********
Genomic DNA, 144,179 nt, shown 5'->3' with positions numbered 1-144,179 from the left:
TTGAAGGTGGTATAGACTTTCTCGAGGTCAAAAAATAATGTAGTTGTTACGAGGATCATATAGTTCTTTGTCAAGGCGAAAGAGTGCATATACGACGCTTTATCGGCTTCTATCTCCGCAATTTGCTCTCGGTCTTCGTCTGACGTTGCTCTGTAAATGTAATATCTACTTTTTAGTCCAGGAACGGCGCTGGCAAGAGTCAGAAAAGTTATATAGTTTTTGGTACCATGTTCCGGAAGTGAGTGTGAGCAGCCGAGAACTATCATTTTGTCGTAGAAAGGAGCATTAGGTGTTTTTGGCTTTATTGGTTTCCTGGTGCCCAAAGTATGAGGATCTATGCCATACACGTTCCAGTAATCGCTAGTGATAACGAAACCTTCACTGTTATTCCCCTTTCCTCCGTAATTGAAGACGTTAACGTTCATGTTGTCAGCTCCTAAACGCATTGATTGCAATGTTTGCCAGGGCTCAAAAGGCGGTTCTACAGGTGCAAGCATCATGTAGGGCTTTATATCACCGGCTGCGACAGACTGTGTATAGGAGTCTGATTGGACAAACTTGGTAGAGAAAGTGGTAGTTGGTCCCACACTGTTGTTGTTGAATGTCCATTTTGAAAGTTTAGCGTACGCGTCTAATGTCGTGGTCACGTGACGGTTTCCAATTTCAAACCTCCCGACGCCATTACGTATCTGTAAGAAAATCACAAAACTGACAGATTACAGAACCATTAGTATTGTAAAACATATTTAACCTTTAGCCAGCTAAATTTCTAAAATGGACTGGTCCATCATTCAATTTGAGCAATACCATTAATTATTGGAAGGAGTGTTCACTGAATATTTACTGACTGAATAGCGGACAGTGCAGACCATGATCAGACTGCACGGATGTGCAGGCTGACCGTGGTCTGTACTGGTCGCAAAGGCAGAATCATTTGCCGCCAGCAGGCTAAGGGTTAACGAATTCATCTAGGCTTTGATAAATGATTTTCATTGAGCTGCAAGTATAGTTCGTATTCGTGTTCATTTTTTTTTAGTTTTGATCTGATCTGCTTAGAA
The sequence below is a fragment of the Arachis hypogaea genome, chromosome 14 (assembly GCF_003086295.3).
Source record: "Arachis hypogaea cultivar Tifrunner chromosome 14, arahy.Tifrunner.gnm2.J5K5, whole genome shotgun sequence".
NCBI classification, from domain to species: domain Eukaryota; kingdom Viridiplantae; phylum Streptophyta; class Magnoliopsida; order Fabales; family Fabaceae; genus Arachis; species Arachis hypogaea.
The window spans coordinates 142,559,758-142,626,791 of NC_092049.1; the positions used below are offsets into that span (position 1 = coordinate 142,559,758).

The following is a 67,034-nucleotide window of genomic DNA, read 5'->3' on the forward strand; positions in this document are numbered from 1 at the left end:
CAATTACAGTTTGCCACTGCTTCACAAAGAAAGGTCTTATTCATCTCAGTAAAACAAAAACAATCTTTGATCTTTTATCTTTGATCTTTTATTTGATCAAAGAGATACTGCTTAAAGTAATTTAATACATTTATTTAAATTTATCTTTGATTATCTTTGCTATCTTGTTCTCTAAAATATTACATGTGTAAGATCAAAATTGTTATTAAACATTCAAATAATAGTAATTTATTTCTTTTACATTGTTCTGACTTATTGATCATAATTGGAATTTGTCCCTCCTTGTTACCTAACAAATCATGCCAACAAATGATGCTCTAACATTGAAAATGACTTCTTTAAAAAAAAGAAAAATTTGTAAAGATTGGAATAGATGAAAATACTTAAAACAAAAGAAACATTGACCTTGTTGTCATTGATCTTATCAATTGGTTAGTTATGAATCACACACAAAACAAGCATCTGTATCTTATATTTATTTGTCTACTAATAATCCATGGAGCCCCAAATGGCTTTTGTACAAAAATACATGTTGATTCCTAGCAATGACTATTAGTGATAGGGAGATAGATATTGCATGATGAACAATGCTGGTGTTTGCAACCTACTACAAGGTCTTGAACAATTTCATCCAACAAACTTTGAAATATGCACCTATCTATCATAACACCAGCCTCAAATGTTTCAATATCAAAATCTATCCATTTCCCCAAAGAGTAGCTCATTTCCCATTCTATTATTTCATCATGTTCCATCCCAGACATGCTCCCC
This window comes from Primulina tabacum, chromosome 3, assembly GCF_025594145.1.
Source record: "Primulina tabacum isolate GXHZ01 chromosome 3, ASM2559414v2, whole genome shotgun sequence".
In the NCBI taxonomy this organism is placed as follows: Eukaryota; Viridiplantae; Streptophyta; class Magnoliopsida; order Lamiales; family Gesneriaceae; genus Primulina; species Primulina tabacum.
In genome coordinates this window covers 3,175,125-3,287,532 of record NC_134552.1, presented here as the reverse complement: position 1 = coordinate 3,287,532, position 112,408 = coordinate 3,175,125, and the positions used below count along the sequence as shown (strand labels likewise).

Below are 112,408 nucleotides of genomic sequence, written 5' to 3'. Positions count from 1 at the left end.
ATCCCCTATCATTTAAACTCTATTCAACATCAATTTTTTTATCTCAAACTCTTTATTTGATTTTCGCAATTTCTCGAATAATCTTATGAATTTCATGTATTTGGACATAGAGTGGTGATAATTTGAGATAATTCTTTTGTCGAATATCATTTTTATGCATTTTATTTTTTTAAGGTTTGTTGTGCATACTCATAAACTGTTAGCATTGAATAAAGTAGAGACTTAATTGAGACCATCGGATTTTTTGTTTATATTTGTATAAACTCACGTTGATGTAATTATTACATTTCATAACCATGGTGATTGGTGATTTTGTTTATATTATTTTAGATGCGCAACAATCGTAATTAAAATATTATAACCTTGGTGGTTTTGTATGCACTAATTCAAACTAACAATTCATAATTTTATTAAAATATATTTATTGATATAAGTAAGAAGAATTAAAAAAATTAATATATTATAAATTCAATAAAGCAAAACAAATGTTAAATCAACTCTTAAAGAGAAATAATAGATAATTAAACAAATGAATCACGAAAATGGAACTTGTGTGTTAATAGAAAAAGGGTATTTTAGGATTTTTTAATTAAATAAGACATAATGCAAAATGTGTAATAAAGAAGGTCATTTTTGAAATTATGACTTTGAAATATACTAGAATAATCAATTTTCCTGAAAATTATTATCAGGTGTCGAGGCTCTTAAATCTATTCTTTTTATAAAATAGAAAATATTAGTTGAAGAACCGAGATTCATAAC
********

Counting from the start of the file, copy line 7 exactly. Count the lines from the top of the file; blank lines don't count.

The following is a 67,034-nucleotide window of genomic DNA, read 5'->3' on the forward strand; positions in this document are numbered from 1 at the left end: